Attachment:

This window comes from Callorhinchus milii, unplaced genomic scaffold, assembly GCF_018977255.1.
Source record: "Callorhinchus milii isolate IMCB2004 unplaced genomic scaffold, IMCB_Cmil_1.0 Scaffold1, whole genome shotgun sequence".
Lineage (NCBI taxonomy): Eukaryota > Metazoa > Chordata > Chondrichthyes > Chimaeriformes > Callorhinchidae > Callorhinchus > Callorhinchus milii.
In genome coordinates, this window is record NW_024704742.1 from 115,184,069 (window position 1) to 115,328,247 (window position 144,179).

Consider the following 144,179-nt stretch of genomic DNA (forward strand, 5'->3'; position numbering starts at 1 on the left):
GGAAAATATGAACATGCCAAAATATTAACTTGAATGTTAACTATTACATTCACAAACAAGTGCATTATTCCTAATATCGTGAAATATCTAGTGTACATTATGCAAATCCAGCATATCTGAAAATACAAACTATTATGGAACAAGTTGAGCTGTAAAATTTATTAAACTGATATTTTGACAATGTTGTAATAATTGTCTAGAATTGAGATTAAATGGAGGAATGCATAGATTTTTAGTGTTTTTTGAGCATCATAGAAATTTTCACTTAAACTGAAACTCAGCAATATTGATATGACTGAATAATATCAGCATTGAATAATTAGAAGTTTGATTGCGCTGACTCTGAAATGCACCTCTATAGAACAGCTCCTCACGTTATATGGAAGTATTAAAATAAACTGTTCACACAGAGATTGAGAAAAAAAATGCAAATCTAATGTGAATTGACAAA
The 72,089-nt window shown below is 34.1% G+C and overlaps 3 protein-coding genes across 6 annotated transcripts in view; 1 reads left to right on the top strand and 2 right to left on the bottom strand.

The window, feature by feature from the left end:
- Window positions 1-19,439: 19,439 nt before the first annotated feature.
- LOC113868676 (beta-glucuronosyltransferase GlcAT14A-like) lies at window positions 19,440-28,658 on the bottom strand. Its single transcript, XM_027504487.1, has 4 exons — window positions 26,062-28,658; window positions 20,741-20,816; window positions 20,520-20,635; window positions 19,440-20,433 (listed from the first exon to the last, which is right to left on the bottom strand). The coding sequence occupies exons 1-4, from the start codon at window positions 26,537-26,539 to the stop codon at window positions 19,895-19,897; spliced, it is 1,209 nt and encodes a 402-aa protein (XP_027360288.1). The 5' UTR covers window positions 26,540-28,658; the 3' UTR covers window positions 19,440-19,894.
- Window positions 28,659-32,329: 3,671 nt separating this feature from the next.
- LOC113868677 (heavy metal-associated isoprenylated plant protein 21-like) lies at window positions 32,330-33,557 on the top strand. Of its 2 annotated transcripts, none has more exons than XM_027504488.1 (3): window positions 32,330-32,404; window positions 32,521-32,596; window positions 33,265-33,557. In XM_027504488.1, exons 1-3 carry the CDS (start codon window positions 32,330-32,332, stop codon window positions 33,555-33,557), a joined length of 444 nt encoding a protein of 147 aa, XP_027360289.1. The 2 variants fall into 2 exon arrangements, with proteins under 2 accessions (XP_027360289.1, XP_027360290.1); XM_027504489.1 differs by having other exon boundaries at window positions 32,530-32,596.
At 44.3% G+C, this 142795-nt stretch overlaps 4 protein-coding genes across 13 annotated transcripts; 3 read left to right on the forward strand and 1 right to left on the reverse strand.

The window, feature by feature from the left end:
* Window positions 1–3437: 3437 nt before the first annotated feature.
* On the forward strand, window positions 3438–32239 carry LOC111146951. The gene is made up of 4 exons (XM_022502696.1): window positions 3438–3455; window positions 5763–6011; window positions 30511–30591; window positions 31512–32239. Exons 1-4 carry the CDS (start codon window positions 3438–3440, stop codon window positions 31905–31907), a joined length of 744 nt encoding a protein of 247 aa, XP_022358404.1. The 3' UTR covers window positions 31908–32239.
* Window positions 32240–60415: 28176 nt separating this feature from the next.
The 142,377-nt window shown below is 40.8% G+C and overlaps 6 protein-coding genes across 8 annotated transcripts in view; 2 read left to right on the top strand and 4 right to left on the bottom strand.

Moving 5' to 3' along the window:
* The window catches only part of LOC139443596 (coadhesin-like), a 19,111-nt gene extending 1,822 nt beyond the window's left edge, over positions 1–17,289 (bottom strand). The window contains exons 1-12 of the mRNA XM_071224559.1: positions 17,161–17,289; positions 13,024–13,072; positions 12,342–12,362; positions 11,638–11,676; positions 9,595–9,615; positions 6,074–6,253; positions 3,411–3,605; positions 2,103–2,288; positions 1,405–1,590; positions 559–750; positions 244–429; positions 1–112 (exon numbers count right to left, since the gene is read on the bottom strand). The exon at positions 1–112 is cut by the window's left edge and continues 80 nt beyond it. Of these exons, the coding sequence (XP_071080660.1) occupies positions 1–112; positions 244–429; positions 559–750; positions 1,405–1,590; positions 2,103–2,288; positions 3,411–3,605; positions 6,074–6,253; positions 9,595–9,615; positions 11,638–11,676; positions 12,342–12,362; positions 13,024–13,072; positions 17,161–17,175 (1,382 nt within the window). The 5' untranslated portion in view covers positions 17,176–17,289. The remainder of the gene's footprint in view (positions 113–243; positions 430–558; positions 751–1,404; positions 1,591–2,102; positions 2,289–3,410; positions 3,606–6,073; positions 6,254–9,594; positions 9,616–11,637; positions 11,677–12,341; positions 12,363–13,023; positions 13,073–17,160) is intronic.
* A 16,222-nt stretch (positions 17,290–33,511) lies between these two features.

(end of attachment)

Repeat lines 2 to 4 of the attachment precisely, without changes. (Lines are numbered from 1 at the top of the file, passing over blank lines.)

Source record: "Callorhinchus milii isolate IMCB2004 unplaced genomic scaffold, IMCB_Cmil_1.0 Scaffold1, whole genome shotgun sequence".
Lineage (NCBI taxonomy): Eukaryota > Metazoa > Chordata > Chondrichthyes > Chimaeriformes > Callorhinchidae > Callorhinchus > Callorhinchus milii.
In genome coordinates, this window is record NW_024704742.1 from 115,184,069 (window position 1) to 115,328,247 (window position 144,179).